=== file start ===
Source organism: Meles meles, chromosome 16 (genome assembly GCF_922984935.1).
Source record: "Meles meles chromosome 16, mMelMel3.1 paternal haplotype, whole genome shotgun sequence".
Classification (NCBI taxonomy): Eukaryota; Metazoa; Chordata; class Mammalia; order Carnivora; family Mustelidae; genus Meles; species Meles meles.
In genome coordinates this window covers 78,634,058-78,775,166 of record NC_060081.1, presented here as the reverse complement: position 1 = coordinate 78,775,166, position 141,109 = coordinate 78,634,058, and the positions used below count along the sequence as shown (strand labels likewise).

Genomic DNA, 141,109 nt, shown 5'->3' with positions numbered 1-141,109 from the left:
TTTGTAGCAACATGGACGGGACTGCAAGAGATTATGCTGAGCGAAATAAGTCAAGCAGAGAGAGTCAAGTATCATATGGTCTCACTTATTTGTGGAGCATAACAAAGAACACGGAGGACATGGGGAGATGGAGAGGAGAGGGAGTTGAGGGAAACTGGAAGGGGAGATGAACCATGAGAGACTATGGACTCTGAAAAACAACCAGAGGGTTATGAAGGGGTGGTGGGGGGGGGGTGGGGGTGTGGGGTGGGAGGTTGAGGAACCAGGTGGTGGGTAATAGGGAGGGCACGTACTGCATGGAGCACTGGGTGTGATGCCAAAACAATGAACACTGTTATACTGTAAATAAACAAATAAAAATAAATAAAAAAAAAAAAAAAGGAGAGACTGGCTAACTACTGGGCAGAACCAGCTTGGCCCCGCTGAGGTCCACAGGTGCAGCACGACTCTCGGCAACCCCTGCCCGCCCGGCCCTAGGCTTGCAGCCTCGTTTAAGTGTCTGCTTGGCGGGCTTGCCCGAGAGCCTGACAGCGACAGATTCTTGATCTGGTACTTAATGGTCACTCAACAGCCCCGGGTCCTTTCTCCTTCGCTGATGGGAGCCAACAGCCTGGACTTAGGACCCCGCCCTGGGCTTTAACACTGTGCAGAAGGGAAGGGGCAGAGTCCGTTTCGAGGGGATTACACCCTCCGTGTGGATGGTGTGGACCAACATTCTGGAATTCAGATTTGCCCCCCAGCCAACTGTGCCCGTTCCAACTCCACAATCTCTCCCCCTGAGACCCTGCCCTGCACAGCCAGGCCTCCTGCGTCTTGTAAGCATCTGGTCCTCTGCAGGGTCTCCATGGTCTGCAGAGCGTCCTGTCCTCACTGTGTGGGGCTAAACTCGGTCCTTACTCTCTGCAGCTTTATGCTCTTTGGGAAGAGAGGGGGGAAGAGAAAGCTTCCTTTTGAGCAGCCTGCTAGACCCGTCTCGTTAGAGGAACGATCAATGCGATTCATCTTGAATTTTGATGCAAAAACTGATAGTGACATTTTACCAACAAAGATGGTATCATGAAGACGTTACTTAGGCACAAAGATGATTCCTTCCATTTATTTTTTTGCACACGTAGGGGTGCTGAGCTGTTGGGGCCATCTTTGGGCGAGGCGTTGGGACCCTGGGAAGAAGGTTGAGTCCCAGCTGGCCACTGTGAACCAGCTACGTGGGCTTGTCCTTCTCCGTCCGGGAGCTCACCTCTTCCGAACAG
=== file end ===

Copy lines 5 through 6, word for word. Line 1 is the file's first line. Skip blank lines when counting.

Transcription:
Genomic DNA, 141,109 nt, shown 5'->3' with positions numbered 1-141,109 from the left:
TTTGTAGCAACATGGACGGGACTGCAAGAGATTATGCTGAGCGAAATAAGTCAAGCAGAGAGAGTCAAGTATCATATGGTCTCACTTATTTGTGGAGCATAACAAAGAACACGGAGGACATGGGGAGATGGAGAGGAGAGGGAGTTGAGGGAAACTGGAAGGGGAGATGAACCATGAGAGACTATGGACTCTGAAAAACAACCAGAGGGTTATGAAGGGGTGGTGGGGGGGGGGTGGGGGTGTGGGGTGGGAGGTTGAGGAACCAGGTGGTGGGTAATAGGGAGGGCACGTACTGCATGGAGCACTGGGTGTGATGCCAAAACAATGAACACTGTTATACTGTAAATAAACAAATAAAAATAAATAAAAAAAAAAAAAAAGGAGAGACTGGCTAACTACTGGGCAGAACCAGCTTGGCCCCGCTGAGGTCCACAGGTGCAGCACGACTCTCGGCAACCCCTGCCCGCCCGGCCCTAGGCTTGCAGCCTCGTTTAAGTGTCTGCTTGGCGGGCTTGCCCGAGAGCCTGACAGCGACAGATTCTTGATCTGGTACTTAATGGTCACTCAACAGCCCCGGGTCCTTTCTCCTTCGCTGATGGGAGCCAACAGCCTGGACTTAGGACCCCGCCCTGGGCTTTAACACTGTGCAGAAGGGAAGGGGCAGAGTCCGTTTCGAGGGGATTACACCCTCCGTGTGGATGGTGTGGACCAACATTCTGGAATTCAGATTTGCCCCCCAGCCAACTGTGCCCGTTCCAACTCCACAATCTCTCCCCCTGAGACCCTGCCCTGCACAGCCAGGCCTCCTGCGTCTTGTAAGCATCTGGTCCTCTGCAGGGTCTCCATGGTCTGCAGAGCGTCCTGTCCTCACTGTGTGGGGCTAAACTCGGTCCTTACTCTCTGCAGCTTTATGCTCTTTGGGAAGAGAGGGGGGAAGAGAAAGCTTCCTTTTGAGCAGCCTGCTAGACCCGTCTCGTTAGAGGAACGATCAATGCGATTCATCTTGAATTTTGATGCAAAAACTGATAGTGACATTTTACCAACAAAGATGGTATCATGAAGACGTTACTTAGGCACAAAGATGATTCCTTCCATTTATTTTTTTGCACACGTAGGGGTGCTGAGCTGTTGGGGCCATCTTTGGGCGAGGCGTTGGGACCCTGGGAAGAAGGTTGAGTCCCAGCTGGCCACTGTGAACCAGCTACGTGGGCTTGTCCTTCTCCGTCCGGGAGCTCACCTCTTCCGAACAG